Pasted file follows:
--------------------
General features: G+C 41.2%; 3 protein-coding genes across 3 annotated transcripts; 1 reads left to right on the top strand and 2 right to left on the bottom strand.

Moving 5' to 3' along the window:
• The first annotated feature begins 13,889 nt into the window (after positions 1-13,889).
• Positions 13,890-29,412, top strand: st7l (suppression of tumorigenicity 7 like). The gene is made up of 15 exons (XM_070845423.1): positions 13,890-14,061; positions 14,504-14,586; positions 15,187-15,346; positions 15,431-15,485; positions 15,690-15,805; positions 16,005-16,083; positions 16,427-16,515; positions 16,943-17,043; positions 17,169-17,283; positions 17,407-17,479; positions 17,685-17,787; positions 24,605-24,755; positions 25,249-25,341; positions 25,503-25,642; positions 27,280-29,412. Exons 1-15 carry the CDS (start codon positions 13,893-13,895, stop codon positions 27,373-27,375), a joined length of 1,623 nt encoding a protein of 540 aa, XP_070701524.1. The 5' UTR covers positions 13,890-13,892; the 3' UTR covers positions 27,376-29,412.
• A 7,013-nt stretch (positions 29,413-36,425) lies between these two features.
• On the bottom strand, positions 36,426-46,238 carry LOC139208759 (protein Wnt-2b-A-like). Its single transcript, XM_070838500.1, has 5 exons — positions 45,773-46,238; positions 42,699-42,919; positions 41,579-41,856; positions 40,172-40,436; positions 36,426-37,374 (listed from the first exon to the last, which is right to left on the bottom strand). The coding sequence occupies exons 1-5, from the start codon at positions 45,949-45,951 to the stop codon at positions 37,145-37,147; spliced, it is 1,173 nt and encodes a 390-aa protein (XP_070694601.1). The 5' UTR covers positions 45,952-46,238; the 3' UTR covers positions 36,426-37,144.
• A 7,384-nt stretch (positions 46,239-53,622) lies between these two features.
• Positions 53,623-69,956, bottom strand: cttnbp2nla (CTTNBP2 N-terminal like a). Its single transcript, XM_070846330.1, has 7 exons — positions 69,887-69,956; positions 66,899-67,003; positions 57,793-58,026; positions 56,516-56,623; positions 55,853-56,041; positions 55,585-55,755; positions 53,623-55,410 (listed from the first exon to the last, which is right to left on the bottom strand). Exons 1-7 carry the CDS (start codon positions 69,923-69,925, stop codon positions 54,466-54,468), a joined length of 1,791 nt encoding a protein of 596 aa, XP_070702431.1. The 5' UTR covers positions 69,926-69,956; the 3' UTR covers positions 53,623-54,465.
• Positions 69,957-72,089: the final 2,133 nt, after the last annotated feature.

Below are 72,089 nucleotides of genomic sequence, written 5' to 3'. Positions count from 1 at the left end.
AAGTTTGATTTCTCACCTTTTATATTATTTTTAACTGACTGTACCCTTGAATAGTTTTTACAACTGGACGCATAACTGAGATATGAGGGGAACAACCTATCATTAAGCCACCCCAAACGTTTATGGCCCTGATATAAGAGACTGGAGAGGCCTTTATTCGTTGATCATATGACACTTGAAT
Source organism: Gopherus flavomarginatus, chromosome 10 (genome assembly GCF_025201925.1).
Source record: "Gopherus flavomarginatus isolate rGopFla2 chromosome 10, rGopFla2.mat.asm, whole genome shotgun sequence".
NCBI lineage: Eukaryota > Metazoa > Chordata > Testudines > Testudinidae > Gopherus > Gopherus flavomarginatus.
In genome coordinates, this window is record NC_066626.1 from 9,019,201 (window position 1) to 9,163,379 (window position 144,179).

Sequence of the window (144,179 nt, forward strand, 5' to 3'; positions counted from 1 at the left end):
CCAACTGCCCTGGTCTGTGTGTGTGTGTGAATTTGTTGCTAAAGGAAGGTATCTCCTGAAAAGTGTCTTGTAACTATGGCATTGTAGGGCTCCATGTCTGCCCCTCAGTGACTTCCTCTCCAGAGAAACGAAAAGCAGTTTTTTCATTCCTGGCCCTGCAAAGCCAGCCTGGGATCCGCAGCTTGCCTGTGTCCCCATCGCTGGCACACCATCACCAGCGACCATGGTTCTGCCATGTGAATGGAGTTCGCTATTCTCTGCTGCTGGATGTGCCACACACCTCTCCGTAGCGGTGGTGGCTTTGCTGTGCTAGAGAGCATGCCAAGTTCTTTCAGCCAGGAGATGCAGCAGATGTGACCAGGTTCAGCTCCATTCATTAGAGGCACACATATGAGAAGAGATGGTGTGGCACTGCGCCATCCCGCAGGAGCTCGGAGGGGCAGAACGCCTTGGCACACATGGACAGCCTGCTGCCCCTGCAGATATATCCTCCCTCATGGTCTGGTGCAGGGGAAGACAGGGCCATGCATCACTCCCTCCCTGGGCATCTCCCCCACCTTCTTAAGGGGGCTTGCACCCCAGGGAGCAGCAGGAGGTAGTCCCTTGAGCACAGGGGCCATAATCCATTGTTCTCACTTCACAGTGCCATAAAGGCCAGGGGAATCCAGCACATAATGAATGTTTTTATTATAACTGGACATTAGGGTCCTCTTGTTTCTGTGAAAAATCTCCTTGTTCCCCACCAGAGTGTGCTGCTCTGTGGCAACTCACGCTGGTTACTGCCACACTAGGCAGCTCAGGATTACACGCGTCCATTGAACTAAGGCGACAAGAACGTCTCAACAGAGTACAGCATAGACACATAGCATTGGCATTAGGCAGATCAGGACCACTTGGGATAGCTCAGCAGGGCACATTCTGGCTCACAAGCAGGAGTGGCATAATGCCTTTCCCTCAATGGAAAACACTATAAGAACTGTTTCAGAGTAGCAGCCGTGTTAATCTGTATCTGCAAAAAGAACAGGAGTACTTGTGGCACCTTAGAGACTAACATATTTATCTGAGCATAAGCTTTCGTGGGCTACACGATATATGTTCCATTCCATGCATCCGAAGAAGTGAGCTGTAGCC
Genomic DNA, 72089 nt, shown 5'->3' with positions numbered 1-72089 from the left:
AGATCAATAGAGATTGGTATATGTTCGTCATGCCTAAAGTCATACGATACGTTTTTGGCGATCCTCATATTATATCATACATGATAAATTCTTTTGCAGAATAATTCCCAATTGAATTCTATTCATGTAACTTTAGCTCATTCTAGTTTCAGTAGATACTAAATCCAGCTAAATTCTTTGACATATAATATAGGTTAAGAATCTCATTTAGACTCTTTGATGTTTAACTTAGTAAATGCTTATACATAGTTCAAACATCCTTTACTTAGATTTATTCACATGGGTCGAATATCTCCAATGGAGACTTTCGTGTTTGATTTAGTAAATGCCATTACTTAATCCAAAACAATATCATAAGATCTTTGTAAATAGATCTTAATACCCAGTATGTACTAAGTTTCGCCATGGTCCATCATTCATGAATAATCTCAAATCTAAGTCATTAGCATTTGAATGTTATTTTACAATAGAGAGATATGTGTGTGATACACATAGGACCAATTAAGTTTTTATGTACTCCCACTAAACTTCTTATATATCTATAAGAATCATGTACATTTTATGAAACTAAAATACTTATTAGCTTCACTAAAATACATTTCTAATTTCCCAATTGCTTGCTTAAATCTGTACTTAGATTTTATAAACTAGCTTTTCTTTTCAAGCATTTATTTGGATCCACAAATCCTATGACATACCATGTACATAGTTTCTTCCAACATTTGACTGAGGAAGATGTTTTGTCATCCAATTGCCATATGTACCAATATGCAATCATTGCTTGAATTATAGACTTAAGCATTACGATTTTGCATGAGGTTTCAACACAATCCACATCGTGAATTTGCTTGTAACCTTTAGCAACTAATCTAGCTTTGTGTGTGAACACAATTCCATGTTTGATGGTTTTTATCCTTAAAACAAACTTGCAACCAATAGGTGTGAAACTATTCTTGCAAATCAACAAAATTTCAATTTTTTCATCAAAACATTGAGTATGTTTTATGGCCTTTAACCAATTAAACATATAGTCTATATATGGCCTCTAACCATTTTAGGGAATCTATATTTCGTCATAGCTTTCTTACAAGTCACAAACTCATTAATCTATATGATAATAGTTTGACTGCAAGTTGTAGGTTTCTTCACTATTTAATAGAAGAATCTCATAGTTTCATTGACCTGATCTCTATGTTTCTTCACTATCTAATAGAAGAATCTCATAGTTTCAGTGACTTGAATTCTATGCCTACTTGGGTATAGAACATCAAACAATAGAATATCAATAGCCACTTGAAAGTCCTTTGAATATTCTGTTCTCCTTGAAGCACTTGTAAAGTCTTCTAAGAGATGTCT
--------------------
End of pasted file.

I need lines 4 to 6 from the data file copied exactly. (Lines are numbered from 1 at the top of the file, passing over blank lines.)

• Positions 13,890-29,412, top strand: st7l (suppression of tumorigenicity 7 like). The gene is made up of 15 exons (XM_070845423.1): positions 13,890-14,061; positions 14,504-14,586; positions 15,187-15,346; positions 15,431-15,485; positions 15,690-15,805; positions 16,005-16,083; positions 16,427-16,515; positions 16,943-17,043; positions 17,169-17,283; positions 17,407-17,479; positions 17,685-17,787; positions 24,605-24,755; positions 25,249-25,341; positions 25,503-25,642; positions 27,280-29,412. Exons 1-15 carry the CDS (start codon positions 13,893-13,895, stop codon positions 27,373-27,375), a joined length of 1,623 nt encoding a protein of 540 aa, XP_070701524.1. The 5' UTR covers positions 13,890-13,892; the 3' UTR covers positions 27,376-29,412.
• A 7,013-nt stretch (positions 29,413-36,425) lies between these two features.
• On the bottom strand, positions 36,426-46,238 carry LOC139208759 (protein Wnt-2b-A-like). Its single transcript, XM_070838500.1, has 5 exons — positions 45,773-46,238; positions 42,699-42,919; positions 41,579-41,856; positions 40,172-40,436; positions 36,426-37,374 (listed from the first exon to the last, which is right to left on the bottom strand). The coding sequence occupies exons 1-5, from the start codon at positions 45,949-45,951 to the stop codon at positions 37,145-37,147; spliced, it is 1,173 nt and encodes a 390-aa protein (XP_070694601.1). The 5' UTR covers positions 45,952-46,238; the 3' UTR covers positions 36,426-37,144.